United States Sen. Sherrod Brown (D-OH) visited Delaware Municipal Court Monday to participate in a roundtable discussion with the organizers, mentors and participants of the Delaware Mission Court.
Brown, who sits on the U.S. Senate Committee on Veterans’ Affairs, spoke with officials from Mission Court, the city of Delaware’s veterans treatment court, as well as veterans who have participated in and graduated from the program.
One of the veterans at the roundtable, Steve Looney, told Brown about his experience after leaving the Navy and how the Mission Court helped him turn his life around.
“There’s a good line of people here who have helped me through some tough times in my life,” Looney said. “They directed me to some areas where I needed to go (like) counseling. They made me feel accountable for what I needed to do and where I needed to go.”
Another graduate of Mission Court, Don Hartsock, told Brown about how community service through the docket helped him.
“I was lost,” Hartsock said. “I ended up on the docket not knowing what to do with myself. Part of what the docket does … is have you do community service. What it gave me a feeling of … achievement. Without the docket, I would have never known about M.A.S.H. (Pantry and Resource Center). It’s something I enjoy.”
Hartsock said he began volunteering at the pantry first as community service but stayed even after his service was completed. He is now an administrator of the center.
Brown heard from many members on the panel that they, along with other veterans, struggled with the lack of network and structure when leaving the military. They said the docket court helped them after they got involved in the court system.
Tim Funk, co-founder of Stockhands Horses for Healing (a therapeutic riding center) on Olentangy River Road in Delaware, said he wished the Mission Court had been around when he left the Marines.
“Through this program, (veterans) are getting the help they need,” Funk said.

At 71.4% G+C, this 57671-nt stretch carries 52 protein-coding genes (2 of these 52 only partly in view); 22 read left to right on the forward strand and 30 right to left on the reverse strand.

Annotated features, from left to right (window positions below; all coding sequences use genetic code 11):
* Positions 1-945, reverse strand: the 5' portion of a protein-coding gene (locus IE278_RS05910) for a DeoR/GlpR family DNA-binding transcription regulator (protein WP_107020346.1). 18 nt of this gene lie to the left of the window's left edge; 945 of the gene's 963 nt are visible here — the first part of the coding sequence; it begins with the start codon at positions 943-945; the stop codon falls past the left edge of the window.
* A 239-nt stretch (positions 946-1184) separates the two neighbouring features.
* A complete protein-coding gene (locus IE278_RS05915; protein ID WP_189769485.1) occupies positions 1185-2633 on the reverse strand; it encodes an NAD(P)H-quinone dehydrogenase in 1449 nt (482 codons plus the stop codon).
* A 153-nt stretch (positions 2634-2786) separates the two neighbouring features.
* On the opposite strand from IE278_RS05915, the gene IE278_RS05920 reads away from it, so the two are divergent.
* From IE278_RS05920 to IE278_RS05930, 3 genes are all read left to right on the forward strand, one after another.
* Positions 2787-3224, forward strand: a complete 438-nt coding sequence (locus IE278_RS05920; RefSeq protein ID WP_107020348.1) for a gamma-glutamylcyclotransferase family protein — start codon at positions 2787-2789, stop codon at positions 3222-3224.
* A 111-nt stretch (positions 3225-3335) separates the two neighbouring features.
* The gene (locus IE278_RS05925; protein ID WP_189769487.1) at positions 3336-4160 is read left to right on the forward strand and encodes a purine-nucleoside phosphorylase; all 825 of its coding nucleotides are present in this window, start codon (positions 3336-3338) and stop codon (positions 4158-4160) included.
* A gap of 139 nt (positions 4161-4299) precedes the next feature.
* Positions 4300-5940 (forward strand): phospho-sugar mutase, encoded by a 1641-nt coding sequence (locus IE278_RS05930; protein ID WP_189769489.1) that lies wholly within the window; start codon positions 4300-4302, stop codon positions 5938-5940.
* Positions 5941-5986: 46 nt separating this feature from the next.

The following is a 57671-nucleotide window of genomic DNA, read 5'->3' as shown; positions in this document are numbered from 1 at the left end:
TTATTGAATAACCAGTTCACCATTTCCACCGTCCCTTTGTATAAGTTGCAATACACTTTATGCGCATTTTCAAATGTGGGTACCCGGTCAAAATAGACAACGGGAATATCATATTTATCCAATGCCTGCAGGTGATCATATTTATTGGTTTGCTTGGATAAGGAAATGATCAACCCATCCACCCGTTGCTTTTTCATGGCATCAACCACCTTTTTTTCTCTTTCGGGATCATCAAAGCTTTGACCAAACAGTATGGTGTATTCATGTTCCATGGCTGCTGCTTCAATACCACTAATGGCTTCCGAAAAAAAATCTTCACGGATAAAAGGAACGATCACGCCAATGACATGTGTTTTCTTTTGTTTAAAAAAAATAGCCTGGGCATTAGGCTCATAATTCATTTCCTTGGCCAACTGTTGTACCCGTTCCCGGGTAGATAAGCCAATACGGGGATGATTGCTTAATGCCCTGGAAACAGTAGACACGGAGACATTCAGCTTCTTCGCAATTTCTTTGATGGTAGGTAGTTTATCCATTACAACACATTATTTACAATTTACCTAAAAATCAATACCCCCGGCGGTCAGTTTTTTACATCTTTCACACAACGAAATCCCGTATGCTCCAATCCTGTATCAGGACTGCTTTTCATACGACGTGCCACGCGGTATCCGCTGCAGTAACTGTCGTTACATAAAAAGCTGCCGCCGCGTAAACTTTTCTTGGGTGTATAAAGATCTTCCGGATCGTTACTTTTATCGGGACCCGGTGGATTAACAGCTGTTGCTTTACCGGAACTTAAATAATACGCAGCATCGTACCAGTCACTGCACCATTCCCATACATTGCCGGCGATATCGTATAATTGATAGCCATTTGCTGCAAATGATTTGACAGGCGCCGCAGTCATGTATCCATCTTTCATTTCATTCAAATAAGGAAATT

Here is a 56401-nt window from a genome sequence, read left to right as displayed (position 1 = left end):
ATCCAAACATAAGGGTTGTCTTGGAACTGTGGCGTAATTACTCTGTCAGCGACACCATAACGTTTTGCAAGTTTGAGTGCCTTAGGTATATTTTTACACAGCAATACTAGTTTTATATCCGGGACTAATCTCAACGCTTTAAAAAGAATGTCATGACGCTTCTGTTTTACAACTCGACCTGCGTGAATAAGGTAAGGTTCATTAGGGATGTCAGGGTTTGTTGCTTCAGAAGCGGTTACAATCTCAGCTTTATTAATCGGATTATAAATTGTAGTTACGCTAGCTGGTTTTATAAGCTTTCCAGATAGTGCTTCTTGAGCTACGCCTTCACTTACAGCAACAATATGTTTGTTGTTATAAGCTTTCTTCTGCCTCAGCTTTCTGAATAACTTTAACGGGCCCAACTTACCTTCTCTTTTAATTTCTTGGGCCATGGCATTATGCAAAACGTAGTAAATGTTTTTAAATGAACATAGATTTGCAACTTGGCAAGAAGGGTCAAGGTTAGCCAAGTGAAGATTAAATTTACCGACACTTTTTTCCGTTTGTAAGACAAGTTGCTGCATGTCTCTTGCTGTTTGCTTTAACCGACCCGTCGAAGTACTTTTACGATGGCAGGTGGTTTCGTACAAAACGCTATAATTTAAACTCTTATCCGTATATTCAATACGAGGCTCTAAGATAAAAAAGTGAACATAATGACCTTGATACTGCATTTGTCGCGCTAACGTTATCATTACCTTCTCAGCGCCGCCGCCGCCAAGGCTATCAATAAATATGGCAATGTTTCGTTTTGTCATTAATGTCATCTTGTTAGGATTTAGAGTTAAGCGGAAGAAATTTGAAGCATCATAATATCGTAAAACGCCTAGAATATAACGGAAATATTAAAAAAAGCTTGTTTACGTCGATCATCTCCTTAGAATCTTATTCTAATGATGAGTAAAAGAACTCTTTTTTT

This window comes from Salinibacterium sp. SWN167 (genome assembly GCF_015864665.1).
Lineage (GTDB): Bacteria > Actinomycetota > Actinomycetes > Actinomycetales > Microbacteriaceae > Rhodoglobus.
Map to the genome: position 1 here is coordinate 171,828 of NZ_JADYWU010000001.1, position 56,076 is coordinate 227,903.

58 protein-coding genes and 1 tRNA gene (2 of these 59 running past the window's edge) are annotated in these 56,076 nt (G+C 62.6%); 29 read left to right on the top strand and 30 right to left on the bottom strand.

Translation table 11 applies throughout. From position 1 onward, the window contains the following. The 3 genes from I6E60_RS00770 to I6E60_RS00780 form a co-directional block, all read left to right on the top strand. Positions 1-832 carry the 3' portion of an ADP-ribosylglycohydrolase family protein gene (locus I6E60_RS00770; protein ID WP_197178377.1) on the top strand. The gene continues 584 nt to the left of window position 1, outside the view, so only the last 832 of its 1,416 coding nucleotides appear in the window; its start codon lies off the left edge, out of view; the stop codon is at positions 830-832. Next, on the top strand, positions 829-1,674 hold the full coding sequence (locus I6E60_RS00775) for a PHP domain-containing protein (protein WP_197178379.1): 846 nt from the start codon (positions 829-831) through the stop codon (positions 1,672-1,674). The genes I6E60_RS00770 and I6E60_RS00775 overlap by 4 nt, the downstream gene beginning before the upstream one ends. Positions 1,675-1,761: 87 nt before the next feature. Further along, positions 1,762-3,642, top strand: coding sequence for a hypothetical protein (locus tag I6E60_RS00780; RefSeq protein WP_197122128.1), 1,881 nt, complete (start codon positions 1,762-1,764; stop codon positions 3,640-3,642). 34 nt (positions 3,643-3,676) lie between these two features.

Jennifer Stamolis, a probation officer and the docket’s coordinator, said unconventional treatments like the therapeutic riding program at Stockhands or Save A Warrior have helped many veterans in the program.
“Judge (Marianne Hemmeter) and I have seen that unconventional treatments have amazing, amazing outcomes,” Stamolis said. “It’s awesome to see firsthand. I see them right after they commit the crime then I get to see them through the entire process. You can see a light comes on and it clicks. … I’m so proud of the docket and all the participants.”
After the discussion, Brown said his main takeaway from the panel was that Mission Court and programs like it are successful and can help veterans.
“Well, it’s clear this program works,” Brown said. “The VA is really, really important and does important work and really good work, but when volunteer organizations like these crop up, (it’s) because the military doesn’t look our for (veterans) when they leave. It’s up to the VA and it’s up to local communities like this, and we all have to do better.”
During the discussion, officials told Brown that only 29 of Ohio’s 88 counties have a veteran’s treatment docket, and Brown said he’d like to see Ohio legislators create more dockets like the one in Delaware.
“I’d like to see more,” Brown said. “This is up to the state, and the state has never served veterans very well. The state legislature and the governor just haven’t lived up to what we should be doing here. … The state has got to step up, particularly its mental health services.”